Researchers say they’ve figured out why a multiple sclerosis drug simply doesn’t work for up to half of patients.
The drug, called interferon-beta, can prevent flare-ups, but has unpleasant side effects and is expensive.
A new study in mice points to biological mechanisms that can lead to a form of MS that doesn’t respond to the drug. Researchers were able to identify new drug candidates that might help MS patients when interferon-beta treatment fails.
“The study shows a really clear molecular mechanism that may explain why some people do not respond to interferon-beta treatment,” says Mari Shinohara, an associate professor of immunology at Duke University and a senior author of the study in Nature Neuroscience. “We’ve found what makes a difference in the response.”
In multiple sclerosis, the body’s immune system mistakenly goes on offense against the nervous system, eating away at the protective coating that wraps around neurons’ long, signal-carrying arms. Without this wrapping, neural signals get jammed and don’t always make it where they need to go, resulting in a vast array of neurological symptoms.
Vary from person to person
Researchers are still sorting out the biological mechanisms that lead to the neural damage of MS, making it tricky to find effective treatments. To add to the challenge, evidence is mounting that the mechanisms could vary from patient to patient, depending on the exact mix of genetic factors and environmental stimuli that led to their disease.
In a 2012 mouse study, Shinohara’s team found that interferon-beta works by inhibiting a giant immune protein complex called the NLRP3 inflammasome. The NLRP3 complex appears to play a key role in triggering the faulty immune responses that make MS patients sick. However, in the same study, they also found that some mice got sick even without this inflammasome—and in these mice, the interferon-beta treatment was completely ineffective.
In the current study, the team wanted to figure out how this second form of the disease was triggered.
“We knew the second pathway bypassed the NLRP3 inflammasome,” Shinohara says. “So the question became, what is actually involved?”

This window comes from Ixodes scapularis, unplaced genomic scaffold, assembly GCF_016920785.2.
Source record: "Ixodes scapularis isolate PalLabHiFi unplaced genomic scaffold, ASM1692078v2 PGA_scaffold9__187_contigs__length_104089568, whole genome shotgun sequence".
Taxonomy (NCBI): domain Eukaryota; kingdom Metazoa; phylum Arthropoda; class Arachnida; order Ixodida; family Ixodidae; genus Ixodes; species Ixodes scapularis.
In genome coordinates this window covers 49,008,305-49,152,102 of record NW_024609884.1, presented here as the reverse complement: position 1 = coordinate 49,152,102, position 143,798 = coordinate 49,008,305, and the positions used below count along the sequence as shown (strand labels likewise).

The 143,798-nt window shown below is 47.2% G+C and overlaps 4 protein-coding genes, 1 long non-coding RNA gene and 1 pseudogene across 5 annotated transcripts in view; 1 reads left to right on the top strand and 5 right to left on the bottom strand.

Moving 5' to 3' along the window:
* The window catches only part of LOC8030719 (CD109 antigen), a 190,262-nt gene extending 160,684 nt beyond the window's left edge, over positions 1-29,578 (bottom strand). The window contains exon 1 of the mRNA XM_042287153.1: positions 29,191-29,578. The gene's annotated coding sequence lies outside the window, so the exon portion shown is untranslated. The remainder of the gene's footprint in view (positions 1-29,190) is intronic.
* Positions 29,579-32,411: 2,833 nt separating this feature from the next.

They found that two specific receptors, called CXCR2 and LTBR, were central to the development of the disease in the mice who did not respond to interferon-beta. And they found that treating the mice with a molecule that blocks these receptors improved their symptoms.
“We found that, depending on which type of disease the mice had, we could choose the appropriate treatment,” Shinohara says.
Pain, inconvenience, and cost
To see if the CXCR2 and LTBR receptors might also play a role in human MS, the team used data gathered as a part of the Murdock-MS study in Kannapolis, North Carolina, to compare the genetic profiles of MS patients who responded to interferon-beta treatment with those who didn’t.
“We identified individuals who were not responsive to the interferon-beta treatment, and looked at their CXCR2 and LTBR relative gene expression levels,” says Simon Gregory, a professor of medicine and molecular genetics and microbiology at Duke and a coauthor of the paper. “We found them to be up-regulated,” meaning they were producing more of the receptors, he says.
These results have the researchers hopeful that targeting the CXCR2 and LTBR receptors might prove a successful treatment in human MS patients. They also plan to explore whether screening for elevated expression of the CXCR2 and LTBR genes might help doctors identify ahead of time which patients are likely to benefit from interferon-beta treatment and which won’t.
“Now these patients have to go through all the pain, inconvenience, and cost of interferon-beta treatment, only to be told that it doesn’t work for them,” Shinohara says. “So it’s a big problem, and it would be really nice if we could tell upfront which treatment works.”
The National Multiple Sclerosis Society and National Institutes of Health supported the study.
Source: Duke University